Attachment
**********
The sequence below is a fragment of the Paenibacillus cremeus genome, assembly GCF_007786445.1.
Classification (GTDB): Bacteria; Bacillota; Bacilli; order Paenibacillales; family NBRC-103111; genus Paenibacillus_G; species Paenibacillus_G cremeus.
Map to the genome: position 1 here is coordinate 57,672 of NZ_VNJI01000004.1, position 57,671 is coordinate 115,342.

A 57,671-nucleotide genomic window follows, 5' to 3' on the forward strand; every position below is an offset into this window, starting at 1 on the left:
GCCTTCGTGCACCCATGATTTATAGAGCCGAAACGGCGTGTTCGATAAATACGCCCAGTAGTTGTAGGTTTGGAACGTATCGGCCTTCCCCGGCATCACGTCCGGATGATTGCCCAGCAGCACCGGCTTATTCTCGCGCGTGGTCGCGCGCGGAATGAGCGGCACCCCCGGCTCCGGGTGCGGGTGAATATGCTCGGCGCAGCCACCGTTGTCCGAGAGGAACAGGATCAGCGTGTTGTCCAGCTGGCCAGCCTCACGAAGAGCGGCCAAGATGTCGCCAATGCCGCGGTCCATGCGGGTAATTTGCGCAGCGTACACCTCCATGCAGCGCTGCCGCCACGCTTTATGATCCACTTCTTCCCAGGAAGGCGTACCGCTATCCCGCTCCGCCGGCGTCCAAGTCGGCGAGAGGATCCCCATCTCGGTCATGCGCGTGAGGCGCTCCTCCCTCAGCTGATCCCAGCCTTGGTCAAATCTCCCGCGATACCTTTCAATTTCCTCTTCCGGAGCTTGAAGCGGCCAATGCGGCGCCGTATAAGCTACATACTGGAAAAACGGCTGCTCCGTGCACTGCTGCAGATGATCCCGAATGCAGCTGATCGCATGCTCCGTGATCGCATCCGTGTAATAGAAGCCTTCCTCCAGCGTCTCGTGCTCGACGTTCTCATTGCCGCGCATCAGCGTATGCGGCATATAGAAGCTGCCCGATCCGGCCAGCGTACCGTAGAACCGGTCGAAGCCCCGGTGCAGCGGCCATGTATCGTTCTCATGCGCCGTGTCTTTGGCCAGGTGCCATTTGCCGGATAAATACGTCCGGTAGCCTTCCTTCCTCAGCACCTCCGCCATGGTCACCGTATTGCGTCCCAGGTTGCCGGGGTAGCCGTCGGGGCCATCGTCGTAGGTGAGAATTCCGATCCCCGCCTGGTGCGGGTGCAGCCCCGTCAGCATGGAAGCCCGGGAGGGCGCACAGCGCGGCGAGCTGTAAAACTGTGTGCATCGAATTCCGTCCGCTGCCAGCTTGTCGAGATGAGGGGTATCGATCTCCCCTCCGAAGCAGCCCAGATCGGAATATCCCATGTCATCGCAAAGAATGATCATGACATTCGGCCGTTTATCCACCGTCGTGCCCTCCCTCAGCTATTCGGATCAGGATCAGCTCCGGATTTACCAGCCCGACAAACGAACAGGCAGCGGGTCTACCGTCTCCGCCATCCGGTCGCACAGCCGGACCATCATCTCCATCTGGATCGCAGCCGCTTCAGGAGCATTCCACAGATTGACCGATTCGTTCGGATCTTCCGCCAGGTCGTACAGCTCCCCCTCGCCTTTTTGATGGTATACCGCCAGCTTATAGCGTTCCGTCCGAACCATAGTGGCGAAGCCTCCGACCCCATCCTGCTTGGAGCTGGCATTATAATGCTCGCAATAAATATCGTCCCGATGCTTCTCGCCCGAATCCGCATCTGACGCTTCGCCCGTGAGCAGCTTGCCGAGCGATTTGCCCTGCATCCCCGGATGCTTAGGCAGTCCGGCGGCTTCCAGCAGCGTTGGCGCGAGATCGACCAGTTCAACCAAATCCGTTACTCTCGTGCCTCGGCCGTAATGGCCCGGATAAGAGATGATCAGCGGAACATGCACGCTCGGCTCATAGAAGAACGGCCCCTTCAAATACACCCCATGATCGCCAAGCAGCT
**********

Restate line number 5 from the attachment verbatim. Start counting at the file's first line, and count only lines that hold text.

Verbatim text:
GCCTTCGTGCACCCATGATTTATAGAGCCGAAACGGCGTGTTCGATAAATACGCCCAGTAGTTGTAGGTTTGGAACGTATCGGCCTTCCCCGGCATCACGTCCGGATGATTGCCCAGCAGCACCGGCTTATTCTCGCGCGTGGTCGCGCGCGGAATGAGCGGCACCCCCGGCTCCGGGTGCGGGTGAATATGCTCGGCGCAGCCACCGTTGTCCGAGAGGAACAGGATCAGCGTGTTGTCCAGCTGGCCAGCCTCACGAAGAGCGGCCAAGATGTCGCCAATGCCGCGGTCCATGCGGGTAATTTGCGCAGCGTACACCTCCATGCAGCGCTGCCGCCACGCTTTATGATCCACTTCTTCCCAGGAAGGCGTACCGCTATCCCGCTCCGCCGGCGTCCAAGTCGGCGAGAGGATCCCCATCTCGGTCATGCGCGTGAGGCGCTCCTCCCTCAGCTGATCCCAGCCTTGGTCAAATCTCCCGCGATACCTTTCAATTTCCTCTTCCGGAGCTTGAAGCGGCCAATGCGGCGCCGTATAAGCTACATACTGGAAAAACGGCTGCTCCGTGCACTGCTGCAGATGATCCCGAATGCAGCTGATCGCATGCTCCGTGATCGCATCCGTGTAATAGAAGCCTTCCTCCAGCGTCTCGTGCTCGACGTTCTCATTGCCGCGCATCAGCGTATGCGGCATATAGAAGCTGCCCGATCCGGCCAGCGTACCGTAGAACCGGTCGAAGCCCCGGTGCAGCGGCCATGTATCGTTCTCATGCGCCGTGTCTTTGGCCAGGTGCCATTTGCCGGATAAATACGTCCGGTAGCCTTCCTTCCTCAGCACCTCCGCCATGGTCACCGTATTGCGTCCCAGGTTGCCGGGGTAGCCGTCGGGGCCATCGTCGTAGGTGAGAATTCCGATCCCCGCCTGGTGCGGGTGCAGCCCCGTCAGCATGGAAGCCCGGGAGGGCGCACAGCGCGGCGAGCTGTAAAACTGTGTGCATCGAATTCCGTCCGCTGCCAGCTTGTCGAGATGAGGGGTATCGATCTCCCCTCCGAAGCAGCCCAGATCGGAATATCCCATGTCATCGCAAAGAATGATCATGACATTCGGCCGTTTATCCACCGTCGTGCCCTCCCTCAGCTATTCGGATCAGGATCAGCTCCGGATTTACCAGCCCGACAAACGAACAGGCAGCGGGTCTACCGTCTCCGCCATCCGGTCGCACAGCCGGACCATCATCTCCATCTGGATCGCAGCCGCTTCAGGAGCATTCCACAGATTGACCGATTCGTTCGGATCTTCCGCCAGGTCGTACAGCTCCCCCTCGCCTTTTTGATGGTATACCGCCAGCTTATAGCGTTCCGTCCGAACCATAGTGGCGAAGCCTCCGACCCCATCCTGCTTGGAGCTGGCATTATAATGCTCGCAATAAATATCGTCCCGATGCTTCTCGCCCGAATCCGCATCTGACGCTTCGCCCGTGAGCAGCTTGCCGAGCGATTTGCCCTGCATCCCCGGATGCTTAGGCAGTCCGGCGGCTTCCAGCAGCGTTGGCGCGAGATCGACCAGTTCAACCAAATCCGTTACTCTCGTGCCTCGGCCGTAATGGCCCGGATAAGAGATGATCAGCGGAACATGCACGCTCGGCTCATAGAAGAACGGCCCCTTCAAATACACCCCATGATCGCCAAGCAGCT